• An official claims the compound is being ‘safeguarded’ and was not ‘ransacked’
  • The compound has been unoccupied since July 26 when U.S. diplomats evacuated to neighboring Tunisia under a U.S. military escort
  • It comes near the two-year anniversary of the death of US ambassador Chris Stevens and three other Americans in Libya’s second-largest city, Benghazi

And a video report from the Wall Street Journal:

Raw Video: Militia Members at U.S. Embassy Grounds in Libya

Program note:

Amateur video shows what appears to be Libyan militia members enjoying the pool on the grounds of the U.S. embassy in Tripoli. The embassy was evacuated in July due to security concerns. Photo: AP/Amateur UGC Video

From Deutsche Welle, the enemy of my enemy:

PKK – from terrorist threat to ally?

  • The Kurdistan Workers Party (PKK) is banned in Germany. The EU deems it a terrorist group. Now, however, regarding the threat from ‘IS,’ some German politicians appear ready to begin discussions over reconsidering.

Summer 1993: Kurdistan Workers Party (PKK) members storm the Turkish consulate in Munich. They take hostages and demand of German Chancellor Helmut Kohl that he increase support for Kurdish rights.

The PKK carried out dozens of attacks that year on Turkish institutions in Germany, often as arson attacks. The battle that the PKK had been fighting against Turkey since the 1980s had also arrived in Germany.

The Kurds have long fought for their own state, an independent Kurdistan, as their settlements are spread across several countries: Turkey, Syria, Iran and Iraq. In these attacks, primarily in eastern Turkey and neighboring border regions, tens of thousands of people were killed – Turkish soldiers, PKK fighters, and thousands of civilians as well.

Al Jazeera English covers a crackdown:

Bahrain arrests top human rights activist

Maryam al-Khawaja, who campaigns against abuse in Gulf state, charged with insulting king and assault on arrival.

The prominent Bahrain human rights activist and critic of the ruling family, Maryam al-Khawaja, has been arrested by authorities on her arrival at the Gulf state’s airport.

Posts on the Twitter account of Khawaja said she had been charged with insulting the king, assaulting police officers, and faced charges for her involvement with the rights campaign, Wanted For Justice.

Khawaja, the co-director of the Gulf Centre for Human Rights, is the daughter of Shia Muslim activist Abdulhadi Abdulla Hubail al-Khawaja, who has been in custody in Bahrain since 2011 and is on hunger strike.

From International Business Times:

Al-Qaeda Suicide Bomb Attacks Kill Six Soldiers In Yemen

An Al-Qaeda affiliate killed six soldiers in Yemen Sunday, announcing on Twitter the deaths marked the start of a “widespread campaign.” The attacks by Ansar Al-Shariah were among the deadliest and most coordinated in southern Yemen since the army launched a campaign earlier this year to rid Abyan and Shabwa provinces of Al-Qaeda in the Arabian Peninsula militants.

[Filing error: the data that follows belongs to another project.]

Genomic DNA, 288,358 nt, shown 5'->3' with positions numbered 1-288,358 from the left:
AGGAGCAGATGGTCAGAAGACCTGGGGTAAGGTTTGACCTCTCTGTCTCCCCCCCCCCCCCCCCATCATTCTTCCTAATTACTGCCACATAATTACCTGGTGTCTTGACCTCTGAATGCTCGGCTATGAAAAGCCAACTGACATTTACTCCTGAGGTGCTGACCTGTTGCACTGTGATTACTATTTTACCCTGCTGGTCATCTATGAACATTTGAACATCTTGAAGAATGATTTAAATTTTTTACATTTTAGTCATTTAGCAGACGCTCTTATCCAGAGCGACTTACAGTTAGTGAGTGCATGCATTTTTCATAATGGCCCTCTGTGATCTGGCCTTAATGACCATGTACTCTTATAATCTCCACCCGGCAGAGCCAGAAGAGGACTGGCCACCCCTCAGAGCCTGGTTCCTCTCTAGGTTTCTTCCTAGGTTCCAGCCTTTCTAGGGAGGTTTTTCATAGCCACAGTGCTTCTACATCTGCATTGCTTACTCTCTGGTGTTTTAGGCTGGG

Ansar al-Sharia announced on Twitter it had launched a “widespread campaign in Shabwa province on Sunday at noon that targeted a number of military and security locations for the Sanaa regime.” The attacks were in the form of suicide bombings — one in the Gol al-Rayda district, the other near a checkpoint in Azzan, both in Shabwa province.

Reuters reported security forces killed five militants who tried to take over a police station in the eastern province of Hadramount. Last week, thousands of supporters of the Shiite Houthi group protested in the streets, demanding the overthrow of the government. They expressed anger at corruption within the state an the recent increase in fuel prices.

Deutsche Welle covers an assault on a spook shop:

Al-Shabab militants attack Somali intelligence headquarters

  • Militant group al-Shabab has bombed Somalia’s intelligence headquarters in the capital, Mogadishu. The rebels were trying to reach a high-security prison within the facility.

The militants carried out a bomb and gun attack against the facility in central Mogadishu on Sunday. The complex is a key interrogation center for Somalia’s intelligence agency, and contains a high security prison. Many suspected militants are believed to be held there, along with political prisoners.

The attack took place at about midday, when a car bomb exploded outside the Godka Jilacow facility. At least three further explosions and a gun battle took place afterwards.

Al-Shabab has confirmed its militants were behind the assault.

After the jump, it’s on to Asia, with turmoil in Pakistain, plus the latest developments in the Game of Zones, including Indo/Pakistani cross-border clashes, Thai coup consolidation, an Indonesian social media crackdown, a Chinese crackdown on Hong Kong electoral rules and a promised response, Taiwanese regrets and Chinese drones, and much, much more. . . Continue reading

EnviroWatch: Ebola, kiddie toxins, dams, nukes


Another slow news day, except on the Ebola front, where there’s a potentially huge development.

From the Associated Press:

Experimental Ebola drug heals all monkeys in study

An experimental Ebola drug healed all 18 monkeys infected with the deadly virus in a study, boosting hopes that the treatment might help fight the outbreak raging through West Africa.

Scientists gave the drug, called ZMapp, three to five days after infecting the monkeys in the lab. Most were showing symptoms by then, and all completely recovered.

Three other infected monkeys not given the drug died.

From the Los Angeles Times, the virus crosses another border: